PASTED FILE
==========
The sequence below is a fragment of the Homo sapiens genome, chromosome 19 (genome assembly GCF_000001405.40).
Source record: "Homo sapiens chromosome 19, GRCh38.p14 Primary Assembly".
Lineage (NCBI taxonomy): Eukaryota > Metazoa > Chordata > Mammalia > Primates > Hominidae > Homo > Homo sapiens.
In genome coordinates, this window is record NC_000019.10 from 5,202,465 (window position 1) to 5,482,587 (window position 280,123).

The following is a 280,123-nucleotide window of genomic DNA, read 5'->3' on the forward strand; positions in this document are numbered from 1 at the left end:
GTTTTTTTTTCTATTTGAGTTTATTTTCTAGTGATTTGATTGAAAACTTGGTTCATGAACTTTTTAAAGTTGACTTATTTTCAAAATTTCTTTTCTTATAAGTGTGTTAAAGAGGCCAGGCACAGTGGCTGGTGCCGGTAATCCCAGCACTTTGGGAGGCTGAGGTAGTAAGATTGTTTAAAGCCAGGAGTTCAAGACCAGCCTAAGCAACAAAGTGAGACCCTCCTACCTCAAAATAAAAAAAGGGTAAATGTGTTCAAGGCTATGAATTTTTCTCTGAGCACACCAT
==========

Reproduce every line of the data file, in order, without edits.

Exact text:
The sequence below is a fragment of the Homo sapiens genome, chromosome 19 (genome assembly GCF_000001405.40).
Source record: "Homo sapiens chromosome 19, GRCh38.p14 Primary Assembly".
Lineage (NCBI taxonomy): Eukaryota > Metazoa > Chordata > Mammalia > Primates > Hominidae > Homo > Homo sapiens.
In genome coordinates, this window is record NC_000019.10 from 5,202,465 (window position 1) to 5,482,587 (window position 280,123).

The following is a 280,123-nucleotide window of genomic DNA, read 5'->3' on the forward strand; positions in this document are numbered from 1 at the left end:
GTTTTTTTTTCTATTTGAGTTTATTTTCTAGTGATTTGATTGAAAACTTGGTTCATGAACTTTTTAAAGTTGACTTATTTTCAAAATTTCTTTTCTTATAAGTGTGTTAAAGAGGCCAGGCACAGTGGCTGGTGCCGGTAATCCCAGCACTTTGGGAGGCTGAGGTAGTAAGATTGTTTAAAGCCAGGAGTTCAAGACCAGCCTAAGCAACAAAGTGAGACCCTCCTACCTCAAAATAAAAAAAGGGTAAATGTGTTCAAGGCTATGAATTTTTCTCTGAGCACACCAT